Guiding senior healthcare communities toward sustainability in today’s chaotic healthcare environment
The role of a board within a nonprofit organization encompasses three components:
- Duty of care: exercise diligence and act in good faith
- Duty of loyalty: avoid self-serving behavior, avoid mismanagement and maintain confidentiality
- Duty of obedience: remain faithful to the organization’s mission and goals and use donations to fulfill the mission
Because the senior healthcare industry is subject to guidelines from a variety of sources, including Centers for Medicare and Medicaid Services (CMS), the Health Resources and Services Administration, the Food and Drug Administration and the Office of the National Coordinator for Health Information Technology, board governance is even more critical to ensure each community maintains long-term solvency for the residents served.
Nonprofit board roles within a senior healthcare or affordable housing community
Nonprofit senior living communities operate under a mission to serve older adults, often even when a resident outlives his or her personal The board’s role is to ensure compliance, transparency and accountability of the community to residents, families, donors and employees. From hiring the executive director and participating in fundraising to promoting the community’s mission and vision, the board must present a united front. Overseeing financial matters of the community, including sales, donations, asset management, grants and government support requires the highest vigilance to ethical and financial integrity.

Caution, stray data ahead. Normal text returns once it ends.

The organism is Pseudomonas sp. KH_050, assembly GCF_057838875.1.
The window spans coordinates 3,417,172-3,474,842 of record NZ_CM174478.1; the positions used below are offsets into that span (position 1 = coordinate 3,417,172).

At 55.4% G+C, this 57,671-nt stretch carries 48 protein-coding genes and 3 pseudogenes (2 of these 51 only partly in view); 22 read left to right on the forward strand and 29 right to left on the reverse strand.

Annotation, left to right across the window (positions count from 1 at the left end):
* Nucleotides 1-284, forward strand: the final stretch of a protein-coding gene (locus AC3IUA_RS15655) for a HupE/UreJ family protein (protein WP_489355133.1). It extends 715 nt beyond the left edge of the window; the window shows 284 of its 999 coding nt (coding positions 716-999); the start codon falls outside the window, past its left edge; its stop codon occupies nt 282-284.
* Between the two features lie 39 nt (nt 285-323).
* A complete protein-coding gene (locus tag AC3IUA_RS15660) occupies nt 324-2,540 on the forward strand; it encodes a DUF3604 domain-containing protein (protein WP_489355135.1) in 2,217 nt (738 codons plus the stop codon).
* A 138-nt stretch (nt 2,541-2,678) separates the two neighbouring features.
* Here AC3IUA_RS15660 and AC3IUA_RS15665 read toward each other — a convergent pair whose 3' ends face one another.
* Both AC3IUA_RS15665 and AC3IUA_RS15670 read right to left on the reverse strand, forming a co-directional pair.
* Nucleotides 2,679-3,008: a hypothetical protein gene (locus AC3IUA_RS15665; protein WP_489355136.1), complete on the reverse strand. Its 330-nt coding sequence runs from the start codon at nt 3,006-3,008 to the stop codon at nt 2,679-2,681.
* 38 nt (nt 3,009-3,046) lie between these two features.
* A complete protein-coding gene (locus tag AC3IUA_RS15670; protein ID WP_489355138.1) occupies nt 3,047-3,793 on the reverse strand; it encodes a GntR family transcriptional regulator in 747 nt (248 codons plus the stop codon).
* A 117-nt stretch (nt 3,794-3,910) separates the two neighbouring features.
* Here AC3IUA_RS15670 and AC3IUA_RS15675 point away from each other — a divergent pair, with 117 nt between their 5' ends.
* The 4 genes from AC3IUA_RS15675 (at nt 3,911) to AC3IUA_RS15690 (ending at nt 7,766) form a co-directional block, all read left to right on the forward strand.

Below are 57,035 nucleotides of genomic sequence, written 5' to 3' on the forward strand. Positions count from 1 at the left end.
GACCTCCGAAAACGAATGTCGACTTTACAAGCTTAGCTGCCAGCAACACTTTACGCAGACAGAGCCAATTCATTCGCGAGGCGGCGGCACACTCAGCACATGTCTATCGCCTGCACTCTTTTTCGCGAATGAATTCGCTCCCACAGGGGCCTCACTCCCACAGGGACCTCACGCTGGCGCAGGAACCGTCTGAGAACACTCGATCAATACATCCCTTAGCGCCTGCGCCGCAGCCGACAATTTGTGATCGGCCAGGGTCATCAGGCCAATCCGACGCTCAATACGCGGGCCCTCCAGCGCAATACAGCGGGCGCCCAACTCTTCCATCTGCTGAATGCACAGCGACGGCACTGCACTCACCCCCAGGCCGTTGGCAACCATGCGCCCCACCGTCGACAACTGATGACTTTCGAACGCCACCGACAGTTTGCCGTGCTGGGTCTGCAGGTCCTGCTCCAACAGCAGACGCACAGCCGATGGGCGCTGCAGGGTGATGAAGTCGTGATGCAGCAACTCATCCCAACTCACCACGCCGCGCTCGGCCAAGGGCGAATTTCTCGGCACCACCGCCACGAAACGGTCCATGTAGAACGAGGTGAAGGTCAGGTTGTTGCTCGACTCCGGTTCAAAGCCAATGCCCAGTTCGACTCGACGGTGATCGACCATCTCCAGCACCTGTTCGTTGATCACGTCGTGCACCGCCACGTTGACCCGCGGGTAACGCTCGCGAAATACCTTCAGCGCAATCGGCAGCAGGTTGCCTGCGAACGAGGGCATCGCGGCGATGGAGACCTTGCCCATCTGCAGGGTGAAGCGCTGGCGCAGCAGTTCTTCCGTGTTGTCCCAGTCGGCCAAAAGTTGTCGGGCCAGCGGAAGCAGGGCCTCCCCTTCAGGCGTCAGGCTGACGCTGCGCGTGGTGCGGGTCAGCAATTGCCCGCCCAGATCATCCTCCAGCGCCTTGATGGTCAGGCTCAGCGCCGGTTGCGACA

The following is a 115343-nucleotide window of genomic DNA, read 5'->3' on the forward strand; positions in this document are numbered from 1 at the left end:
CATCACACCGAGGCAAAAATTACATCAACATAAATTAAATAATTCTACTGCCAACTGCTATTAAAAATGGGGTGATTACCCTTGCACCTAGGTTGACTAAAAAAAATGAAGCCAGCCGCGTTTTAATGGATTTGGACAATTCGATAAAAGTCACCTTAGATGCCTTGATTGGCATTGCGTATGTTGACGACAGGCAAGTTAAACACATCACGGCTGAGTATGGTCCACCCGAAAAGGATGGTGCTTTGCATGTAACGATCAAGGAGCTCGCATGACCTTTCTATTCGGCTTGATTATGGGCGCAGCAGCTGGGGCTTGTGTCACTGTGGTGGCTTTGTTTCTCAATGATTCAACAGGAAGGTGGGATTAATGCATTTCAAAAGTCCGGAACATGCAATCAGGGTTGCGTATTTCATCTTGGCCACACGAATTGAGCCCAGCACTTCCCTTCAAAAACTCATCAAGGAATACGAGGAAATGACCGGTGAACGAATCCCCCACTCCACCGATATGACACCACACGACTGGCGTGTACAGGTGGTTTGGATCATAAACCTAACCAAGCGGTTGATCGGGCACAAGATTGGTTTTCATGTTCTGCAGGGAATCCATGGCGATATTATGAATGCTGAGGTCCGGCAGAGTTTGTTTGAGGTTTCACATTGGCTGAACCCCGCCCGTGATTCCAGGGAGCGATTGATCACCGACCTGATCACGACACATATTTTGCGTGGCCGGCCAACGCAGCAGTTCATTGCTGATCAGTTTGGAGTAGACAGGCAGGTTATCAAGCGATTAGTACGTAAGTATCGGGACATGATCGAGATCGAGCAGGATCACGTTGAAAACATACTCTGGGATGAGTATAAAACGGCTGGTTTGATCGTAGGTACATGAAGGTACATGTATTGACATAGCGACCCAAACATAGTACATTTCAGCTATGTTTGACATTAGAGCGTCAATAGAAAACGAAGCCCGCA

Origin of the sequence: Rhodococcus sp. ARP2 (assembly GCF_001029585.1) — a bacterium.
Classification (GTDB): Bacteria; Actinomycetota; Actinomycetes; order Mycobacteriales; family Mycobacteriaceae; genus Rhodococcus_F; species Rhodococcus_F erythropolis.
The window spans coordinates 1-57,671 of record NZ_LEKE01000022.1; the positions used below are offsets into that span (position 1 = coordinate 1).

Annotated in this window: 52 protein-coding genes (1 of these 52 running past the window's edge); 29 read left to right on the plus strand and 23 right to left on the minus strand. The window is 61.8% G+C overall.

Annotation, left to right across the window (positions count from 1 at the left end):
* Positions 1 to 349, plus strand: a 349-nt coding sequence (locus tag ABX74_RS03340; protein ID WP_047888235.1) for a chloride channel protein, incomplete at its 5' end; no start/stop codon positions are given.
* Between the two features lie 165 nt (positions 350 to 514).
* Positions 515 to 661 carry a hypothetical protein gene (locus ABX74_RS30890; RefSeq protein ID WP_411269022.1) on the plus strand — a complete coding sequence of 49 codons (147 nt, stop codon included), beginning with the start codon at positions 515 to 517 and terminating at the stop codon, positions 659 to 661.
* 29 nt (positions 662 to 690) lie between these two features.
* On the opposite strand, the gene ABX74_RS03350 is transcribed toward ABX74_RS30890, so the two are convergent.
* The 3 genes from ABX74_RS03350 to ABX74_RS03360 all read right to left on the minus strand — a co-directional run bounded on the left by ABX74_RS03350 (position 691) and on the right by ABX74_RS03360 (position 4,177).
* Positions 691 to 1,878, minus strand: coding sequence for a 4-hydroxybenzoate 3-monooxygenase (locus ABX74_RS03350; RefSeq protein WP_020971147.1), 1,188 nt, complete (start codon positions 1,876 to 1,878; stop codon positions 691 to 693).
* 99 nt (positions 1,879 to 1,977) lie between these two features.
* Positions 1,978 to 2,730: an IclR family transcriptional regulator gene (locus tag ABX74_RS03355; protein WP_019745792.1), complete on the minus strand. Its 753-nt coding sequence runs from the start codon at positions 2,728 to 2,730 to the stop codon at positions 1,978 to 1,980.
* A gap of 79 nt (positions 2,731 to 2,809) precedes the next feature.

Individually, board members should have thorough knowledge of a community’s financial condition to make sound decisions. Each must be able to analyze the operations of the community to oversee operational efficiency. Members must be able to self-evaluate to determine which roles are functioning efficiently versus which areas require improvement. Most importantly, every board member should be willing to remain motivated, stay informed on the community and be willing to adapt to new ideas for the good of the organization.
Board governance and its life cycle as it pertains to a life plan, senior healthcare, affordable housing or continuing care retirement community
Boards are critical to sustain the long-term success of their organization and the residents they serve by providing financial oversight, conducting strategic planning, assuring the organization accomplishes its mission and goals and positioning the organization for success well into the future. The board role will shift depending on the organizational life cycle of the community.
- Idea/Start-up: When the community is in its earliest phase, the board is in an organizational stage, performing a hands-on role to fill staff positions